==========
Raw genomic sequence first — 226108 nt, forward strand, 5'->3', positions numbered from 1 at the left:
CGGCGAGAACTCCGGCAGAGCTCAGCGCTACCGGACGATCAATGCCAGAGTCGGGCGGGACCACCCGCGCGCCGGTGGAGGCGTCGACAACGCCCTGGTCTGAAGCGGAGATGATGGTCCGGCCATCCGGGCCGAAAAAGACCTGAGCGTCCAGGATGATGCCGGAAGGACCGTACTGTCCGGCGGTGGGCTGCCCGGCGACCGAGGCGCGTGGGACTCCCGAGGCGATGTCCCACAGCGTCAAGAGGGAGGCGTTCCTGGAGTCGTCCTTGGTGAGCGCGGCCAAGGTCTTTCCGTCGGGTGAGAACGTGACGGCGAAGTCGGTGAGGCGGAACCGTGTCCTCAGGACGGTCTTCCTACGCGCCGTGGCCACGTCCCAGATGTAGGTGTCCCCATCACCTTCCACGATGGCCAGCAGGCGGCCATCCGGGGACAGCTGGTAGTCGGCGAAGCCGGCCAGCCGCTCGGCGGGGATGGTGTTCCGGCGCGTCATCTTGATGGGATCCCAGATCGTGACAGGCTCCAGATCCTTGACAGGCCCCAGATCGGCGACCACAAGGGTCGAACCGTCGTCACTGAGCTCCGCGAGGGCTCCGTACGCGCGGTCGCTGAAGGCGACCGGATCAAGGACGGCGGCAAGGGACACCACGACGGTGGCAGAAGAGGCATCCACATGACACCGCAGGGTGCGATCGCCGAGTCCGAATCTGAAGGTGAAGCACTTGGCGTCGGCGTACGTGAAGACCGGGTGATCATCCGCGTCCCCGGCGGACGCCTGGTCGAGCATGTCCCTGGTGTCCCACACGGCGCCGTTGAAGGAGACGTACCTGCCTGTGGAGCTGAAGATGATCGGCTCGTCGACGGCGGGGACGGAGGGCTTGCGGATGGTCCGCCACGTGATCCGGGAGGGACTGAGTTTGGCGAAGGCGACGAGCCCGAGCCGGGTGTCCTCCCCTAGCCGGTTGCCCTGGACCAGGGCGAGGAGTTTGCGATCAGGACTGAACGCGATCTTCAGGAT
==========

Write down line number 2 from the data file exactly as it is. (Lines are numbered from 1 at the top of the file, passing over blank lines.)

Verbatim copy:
CGGCGAGAACTCCGGCAGAGCTCAGCGCTACCGGACGATCAATGCCAGAGTCGGGCGGGACCACCCGCGCGCCGGTGGAGGCGTCGACAACGCCCTGGTCTGAAGCGGAGATGATGGTCCGGCCATCCGGGCCGAAAAAGACCTGAGCGTCCAGGATGATGCCGGAAGGACCGTACTGTCCGGCGGTGGGCTGCCCGGCGACCGAGGCGCGTGGGACTCCCGAGGCGATGTCCCACAGCGTCAAGAGGGAGGCGTTCCTGGAGTCGTCCTTGGTGAGCGCGGCCAAGGTCTTTCCGTCGGGTGAGAACGTGACGGCGAAGTCGGTGAGGCGGAACCGTGTCCTCAGGACGGTCTTCCTACGCGCCGTGGCCACGTCCCAGATGTAGGTGTCCCCATCACCTTCCACGATGGCCAGCAGGCGGCCATCCGGGGACAGCTGGTAGTCGGCGAAGCCGGCCAGCCGCTCGGCGGGGATGGTGTTCCGGCGCGTCATCTTGATGGGATCCCAGATCGTGACAGGCTCCAGATCCTTGACAGGCCCCAGATCGGCGACCACAAGGGTCGAACCGTCGTCACTGAGCTCCGCGAGGGCTCCGTACGCGCGGTCGCTGAAGGCGACCGGATCAAGGACGGCGGCAAGGGACACCACGACGGTGGCAGAAGAGGCATCCACATGACACCGCAGGGTGCGATCGCCGAGTCCGAATCTGAAGGTGAAGCACTTGGCGTCGGCGTACGTGAAGACCGGGTGATCATCCGCGTCCCCGGCGGACGCCTGGTCGAGCATGTCCCTGGTGTCCCACACGGCGCCGTTGAAGGAGACGTACCTGCCTGTGGAGCTGAAGATGATCGGCTCGTCGACGGCGGGGACGGAGGGCTTGCGGATGGTCCGCCACGTGATCCGGGAGGGACTGAGTTTGGCGAAGGCGACGAGCCCGAGCCGGGTGTCCTCCCCTAGCCGGTTGCCCTGGACCAGGGCGAGGAGTTTGCGATCAGGACTGAACGCGATCTTCAGGAT